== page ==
China’s 60 point plan

The end of the Third Plenum has seen the release of a 60 point plan that will see the largest sweeping reforms in China in over three decades.

The complete detail is still missing however most of the leaked changes over the past month will now come into law.

The four biggest changes are the changes to the one child policy, the hukou policy (housing registration legislation), private investment and fiscal and tax laws.

Depending on your point of view the first two points are key changes to labour laws.

The easing of the one child policy will allow parents to have two children if both parents are only children. China, like the rest of the world, is under strain from an aging population and this policy is designed to ‘slow the speed at which the country’s population is aging and boost labour’. This is a very long-term policy as only child parents are not as common as most people would believe, so this will take almost two decades to be felt.

The urbanisation policy change with the relaxation of the hukou policy is, according to some China watchers, the biggest reform since 1958. The act was designed to limit labour mobility and kept farmers on the land and workers where they were needed, the act was one of the pillar of Mao’s revolution however the new changes will scrap this program and allow internal migration into towns and small cities. The largest city’s such as Beijing, Shanghai, Guangzhou and Shenzhen will still have strict rules applied to it, however it will mean a more mobile labour force and an increase of workers into factories struggling with the demand of work needed.

Private investment will also see sweeping changes, however not as significant as some had wanted. Private equity will be allowed into State-Owed Enterprise (SOE) however the communique from last Wednesday clearly stated the intention of the new government that ‘state run enterprise will always be the fabric of the social policies of the republic’ and private equity will remain capped.

This was slightly disappointing, however the fact that a special economic committee has been set up to review private ownership and further liberalisation to economic policies suggests a consensus hasn’t be reached and that further changes will come.   

The plan also sets out fiscal and tax reform describing the changes as a ‘foundation and important pillar of the country’s governance and which guarantees long-term stability’. This will be one of the tougher points to implement. Currently the alignment between localities and the central government are quite different. The localities are very powerful and have differing priorities to the central government when it comes to lending and fiscal planning.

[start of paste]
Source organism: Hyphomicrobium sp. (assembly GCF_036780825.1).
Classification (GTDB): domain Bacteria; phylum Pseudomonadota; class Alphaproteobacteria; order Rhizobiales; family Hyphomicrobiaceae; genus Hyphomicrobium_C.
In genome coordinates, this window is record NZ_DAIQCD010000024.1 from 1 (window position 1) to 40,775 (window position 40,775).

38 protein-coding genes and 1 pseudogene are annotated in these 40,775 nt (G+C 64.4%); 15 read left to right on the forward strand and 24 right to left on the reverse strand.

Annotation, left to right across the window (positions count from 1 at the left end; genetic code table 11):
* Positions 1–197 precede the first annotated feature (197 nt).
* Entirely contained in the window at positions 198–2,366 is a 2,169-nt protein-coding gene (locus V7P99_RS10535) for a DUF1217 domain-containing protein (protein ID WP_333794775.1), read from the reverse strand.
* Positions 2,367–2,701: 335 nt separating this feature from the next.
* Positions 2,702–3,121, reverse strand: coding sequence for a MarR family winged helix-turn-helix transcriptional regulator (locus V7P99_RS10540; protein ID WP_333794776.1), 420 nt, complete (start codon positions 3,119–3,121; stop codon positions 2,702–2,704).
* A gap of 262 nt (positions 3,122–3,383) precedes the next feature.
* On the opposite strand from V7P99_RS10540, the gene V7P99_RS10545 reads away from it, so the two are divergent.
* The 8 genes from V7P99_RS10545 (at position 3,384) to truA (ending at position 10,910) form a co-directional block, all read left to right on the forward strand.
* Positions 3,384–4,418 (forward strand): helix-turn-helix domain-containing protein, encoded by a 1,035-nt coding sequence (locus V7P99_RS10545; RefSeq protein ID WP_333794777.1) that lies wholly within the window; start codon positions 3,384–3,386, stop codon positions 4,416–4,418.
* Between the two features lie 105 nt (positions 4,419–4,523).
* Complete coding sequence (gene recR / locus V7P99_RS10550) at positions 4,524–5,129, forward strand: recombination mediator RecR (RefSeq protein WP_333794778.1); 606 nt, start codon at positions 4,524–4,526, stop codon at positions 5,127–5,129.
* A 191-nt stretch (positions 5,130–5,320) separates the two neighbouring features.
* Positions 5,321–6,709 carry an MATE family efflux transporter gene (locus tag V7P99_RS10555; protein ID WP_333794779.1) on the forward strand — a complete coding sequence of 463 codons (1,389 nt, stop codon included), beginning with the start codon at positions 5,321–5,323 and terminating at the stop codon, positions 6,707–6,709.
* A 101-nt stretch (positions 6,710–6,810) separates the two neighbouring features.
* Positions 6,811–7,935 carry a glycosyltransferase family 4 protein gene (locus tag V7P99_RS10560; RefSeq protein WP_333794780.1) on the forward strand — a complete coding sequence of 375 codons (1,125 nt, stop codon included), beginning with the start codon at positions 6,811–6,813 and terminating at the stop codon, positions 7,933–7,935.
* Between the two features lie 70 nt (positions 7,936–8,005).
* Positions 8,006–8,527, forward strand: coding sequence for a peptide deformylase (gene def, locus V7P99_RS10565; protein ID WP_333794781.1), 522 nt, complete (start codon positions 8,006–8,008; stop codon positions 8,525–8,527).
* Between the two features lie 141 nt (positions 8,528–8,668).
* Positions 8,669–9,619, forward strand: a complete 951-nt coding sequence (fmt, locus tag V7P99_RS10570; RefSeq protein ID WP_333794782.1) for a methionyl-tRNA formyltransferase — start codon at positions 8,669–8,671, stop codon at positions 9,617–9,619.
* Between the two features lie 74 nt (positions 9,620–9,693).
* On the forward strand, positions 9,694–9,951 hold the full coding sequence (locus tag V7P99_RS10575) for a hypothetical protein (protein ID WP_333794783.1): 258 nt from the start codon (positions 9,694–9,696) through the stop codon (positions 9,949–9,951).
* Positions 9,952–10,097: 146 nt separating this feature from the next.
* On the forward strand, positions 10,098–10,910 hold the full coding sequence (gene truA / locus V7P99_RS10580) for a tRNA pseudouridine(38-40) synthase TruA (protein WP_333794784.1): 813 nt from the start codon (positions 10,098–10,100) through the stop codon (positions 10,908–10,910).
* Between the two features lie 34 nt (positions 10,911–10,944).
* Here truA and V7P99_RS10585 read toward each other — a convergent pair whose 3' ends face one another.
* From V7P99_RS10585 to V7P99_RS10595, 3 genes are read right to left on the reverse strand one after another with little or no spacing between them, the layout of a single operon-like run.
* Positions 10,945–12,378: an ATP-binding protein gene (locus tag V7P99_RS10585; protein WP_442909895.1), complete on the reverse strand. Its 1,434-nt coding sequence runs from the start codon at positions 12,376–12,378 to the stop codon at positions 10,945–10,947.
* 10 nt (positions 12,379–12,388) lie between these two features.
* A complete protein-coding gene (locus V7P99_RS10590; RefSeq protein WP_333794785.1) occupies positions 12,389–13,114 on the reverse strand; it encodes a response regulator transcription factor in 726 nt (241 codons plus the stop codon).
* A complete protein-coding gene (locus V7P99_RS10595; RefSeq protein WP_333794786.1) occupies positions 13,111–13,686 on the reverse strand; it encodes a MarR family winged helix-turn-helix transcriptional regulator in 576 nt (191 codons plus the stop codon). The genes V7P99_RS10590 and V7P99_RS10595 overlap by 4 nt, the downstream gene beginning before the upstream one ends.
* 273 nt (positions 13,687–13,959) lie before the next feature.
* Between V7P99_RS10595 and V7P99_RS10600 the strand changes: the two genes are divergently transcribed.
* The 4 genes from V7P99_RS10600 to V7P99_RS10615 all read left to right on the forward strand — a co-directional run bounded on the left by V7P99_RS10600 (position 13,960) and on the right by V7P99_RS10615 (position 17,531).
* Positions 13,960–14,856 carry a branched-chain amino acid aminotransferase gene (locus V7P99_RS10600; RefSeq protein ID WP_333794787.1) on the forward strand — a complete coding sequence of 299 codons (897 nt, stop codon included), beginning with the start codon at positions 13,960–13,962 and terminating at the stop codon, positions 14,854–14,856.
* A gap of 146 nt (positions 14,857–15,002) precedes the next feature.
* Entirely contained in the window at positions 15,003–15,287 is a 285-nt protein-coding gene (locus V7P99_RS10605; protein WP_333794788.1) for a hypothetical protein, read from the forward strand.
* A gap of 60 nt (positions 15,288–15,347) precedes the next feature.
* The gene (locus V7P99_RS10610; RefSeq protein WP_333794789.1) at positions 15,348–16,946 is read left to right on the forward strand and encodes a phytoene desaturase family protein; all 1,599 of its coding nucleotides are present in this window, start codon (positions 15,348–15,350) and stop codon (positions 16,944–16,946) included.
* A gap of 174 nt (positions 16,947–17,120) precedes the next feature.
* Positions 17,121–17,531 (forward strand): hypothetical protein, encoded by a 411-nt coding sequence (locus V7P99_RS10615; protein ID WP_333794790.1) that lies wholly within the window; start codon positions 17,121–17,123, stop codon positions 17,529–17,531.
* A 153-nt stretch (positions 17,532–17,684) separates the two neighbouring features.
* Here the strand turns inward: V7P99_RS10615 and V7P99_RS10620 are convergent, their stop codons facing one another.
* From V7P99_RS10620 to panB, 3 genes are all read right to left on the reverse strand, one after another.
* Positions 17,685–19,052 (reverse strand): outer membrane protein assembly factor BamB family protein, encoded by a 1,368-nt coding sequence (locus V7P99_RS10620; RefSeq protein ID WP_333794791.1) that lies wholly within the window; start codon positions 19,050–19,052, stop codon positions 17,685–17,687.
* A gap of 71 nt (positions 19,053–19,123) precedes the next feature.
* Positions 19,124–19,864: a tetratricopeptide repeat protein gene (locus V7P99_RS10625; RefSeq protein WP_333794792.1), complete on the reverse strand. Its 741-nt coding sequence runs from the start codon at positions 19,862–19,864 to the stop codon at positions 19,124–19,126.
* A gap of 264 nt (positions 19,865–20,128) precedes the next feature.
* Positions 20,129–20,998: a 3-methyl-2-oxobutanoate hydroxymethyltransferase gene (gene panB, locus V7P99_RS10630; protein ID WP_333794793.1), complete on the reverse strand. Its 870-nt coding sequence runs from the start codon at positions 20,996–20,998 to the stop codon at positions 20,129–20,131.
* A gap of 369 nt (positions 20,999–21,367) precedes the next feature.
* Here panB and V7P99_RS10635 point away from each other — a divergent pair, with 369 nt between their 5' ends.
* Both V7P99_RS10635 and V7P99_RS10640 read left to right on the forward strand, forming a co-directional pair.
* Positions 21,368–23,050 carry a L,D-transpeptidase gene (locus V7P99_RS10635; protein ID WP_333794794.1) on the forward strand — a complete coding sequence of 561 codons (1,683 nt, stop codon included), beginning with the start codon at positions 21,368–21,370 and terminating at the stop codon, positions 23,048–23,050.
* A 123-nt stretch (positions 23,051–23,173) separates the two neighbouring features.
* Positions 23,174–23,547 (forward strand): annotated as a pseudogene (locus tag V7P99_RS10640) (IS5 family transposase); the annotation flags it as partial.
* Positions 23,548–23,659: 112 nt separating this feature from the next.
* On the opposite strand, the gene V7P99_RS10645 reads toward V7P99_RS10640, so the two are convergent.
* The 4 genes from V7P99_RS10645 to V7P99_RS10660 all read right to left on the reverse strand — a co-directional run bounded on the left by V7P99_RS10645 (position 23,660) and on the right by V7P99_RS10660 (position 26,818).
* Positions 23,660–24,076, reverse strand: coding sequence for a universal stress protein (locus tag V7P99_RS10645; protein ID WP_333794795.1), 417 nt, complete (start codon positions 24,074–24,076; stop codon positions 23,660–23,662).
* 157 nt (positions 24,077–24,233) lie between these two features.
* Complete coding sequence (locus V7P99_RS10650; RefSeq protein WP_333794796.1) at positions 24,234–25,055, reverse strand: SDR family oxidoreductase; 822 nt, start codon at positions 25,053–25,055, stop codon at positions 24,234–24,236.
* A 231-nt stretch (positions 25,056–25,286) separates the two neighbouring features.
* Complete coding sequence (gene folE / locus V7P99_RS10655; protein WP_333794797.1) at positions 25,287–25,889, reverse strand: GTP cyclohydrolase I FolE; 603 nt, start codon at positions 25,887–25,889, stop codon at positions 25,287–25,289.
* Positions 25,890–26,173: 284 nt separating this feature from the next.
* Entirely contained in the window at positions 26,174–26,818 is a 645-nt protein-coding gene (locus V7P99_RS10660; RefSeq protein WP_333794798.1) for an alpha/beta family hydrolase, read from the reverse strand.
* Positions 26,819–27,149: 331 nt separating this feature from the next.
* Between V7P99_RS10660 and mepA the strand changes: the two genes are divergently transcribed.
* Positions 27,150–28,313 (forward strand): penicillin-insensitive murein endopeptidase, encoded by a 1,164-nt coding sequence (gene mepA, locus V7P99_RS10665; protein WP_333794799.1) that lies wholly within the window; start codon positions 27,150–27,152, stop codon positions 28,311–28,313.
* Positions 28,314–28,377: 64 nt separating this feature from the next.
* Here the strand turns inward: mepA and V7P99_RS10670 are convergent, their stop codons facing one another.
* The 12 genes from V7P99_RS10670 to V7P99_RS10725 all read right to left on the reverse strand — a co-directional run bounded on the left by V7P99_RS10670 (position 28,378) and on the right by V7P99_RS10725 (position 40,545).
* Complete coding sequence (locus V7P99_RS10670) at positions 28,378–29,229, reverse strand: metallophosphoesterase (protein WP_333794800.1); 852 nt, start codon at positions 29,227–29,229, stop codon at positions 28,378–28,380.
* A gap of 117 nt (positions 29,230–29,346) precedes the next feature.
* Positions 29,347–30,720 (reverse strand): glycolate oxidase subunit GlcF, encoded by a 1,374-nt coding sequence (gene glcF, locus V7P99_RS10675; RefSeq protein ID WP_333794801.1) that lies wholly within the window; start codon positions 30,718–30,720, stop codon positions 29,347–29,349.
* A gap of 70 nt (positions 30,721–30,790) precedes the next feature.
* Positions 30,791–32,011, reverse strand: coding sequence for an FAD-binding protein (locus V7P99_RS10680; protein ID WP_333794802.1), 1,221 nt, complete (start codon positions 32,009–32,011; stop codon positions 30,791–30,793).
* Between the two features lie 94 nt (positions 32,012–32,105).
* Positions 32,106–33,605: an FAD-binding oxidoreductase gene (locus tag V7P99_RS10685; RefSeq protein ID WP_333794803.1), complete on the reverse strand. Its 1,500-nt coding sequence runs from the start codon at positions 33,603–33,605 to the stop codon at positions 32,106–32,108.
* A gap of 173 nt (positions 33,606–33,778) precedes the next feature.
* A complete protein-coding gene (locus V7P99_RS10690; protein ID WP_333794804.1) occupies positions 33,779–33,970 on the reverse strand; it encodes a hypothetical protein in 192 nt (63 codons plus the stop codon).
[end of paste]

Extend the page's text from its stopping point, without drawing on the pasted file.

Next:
The Bao Xilai case illustrates this and this is where new changes will be felt over the coming years. Corruption will be clamped down on localities will see the ability under take corrupt activities severely hit.  The programs will be designed to make budgeting more transparent, improving the transfer of funds internally and externally, setting up risk-warnings from central and local governments, improving debt management (to reduce money market spikes and the mass dependence on debt from local governments) and finally speeding up legislation around property tax to cash in on the planned increase in urbanisation.  

From a regional point of view the changes to fiscal policy and tax laws will be the biggest short-term market movers. The clamp down seen through April to June is likely fare a few more times. The repo rates in Shanghai will move over the coming months as the central government set this policy in motion.

The reforms are needed for long term prosperity, however in the short term it will cause a few shock waves. Be prepared for the odd month to be hit on the ASX and other risk market exchanges.

What I can see coming from the 60 point plan is several key overriding themes: notably self-sufficiency, a consuming nation, not just an export nation. This will be the single biggest change to how China operates and how they do business with the world.

The other point that comes out is consumption demand will remain; Australian resources will remain a consumption target of Chinese users along with Australian services and agricultural goods. The hard landing some are predicting will most likely be a bump.

Ahead of the Australian open

Ahead of the open we are now calling the ASX 200 up a handful of points to around 5402 to 5406, however judging by moves in risk currencies and Japanese futures it should be a pretty strong day having seen the US markets finish strongly on Friday night.

Having seen the market come back to below my 5350 mark last week, the slight consolidation expected in November could be at an end and the pickup of the asset classes that have waned over the last three weeks should continue today.

The banks and the larger resource names should benefit from this bounce as we head into Christmas, historically the most investors start to ‘set and forget’ positions in their portfolios as they head off for the festive season.

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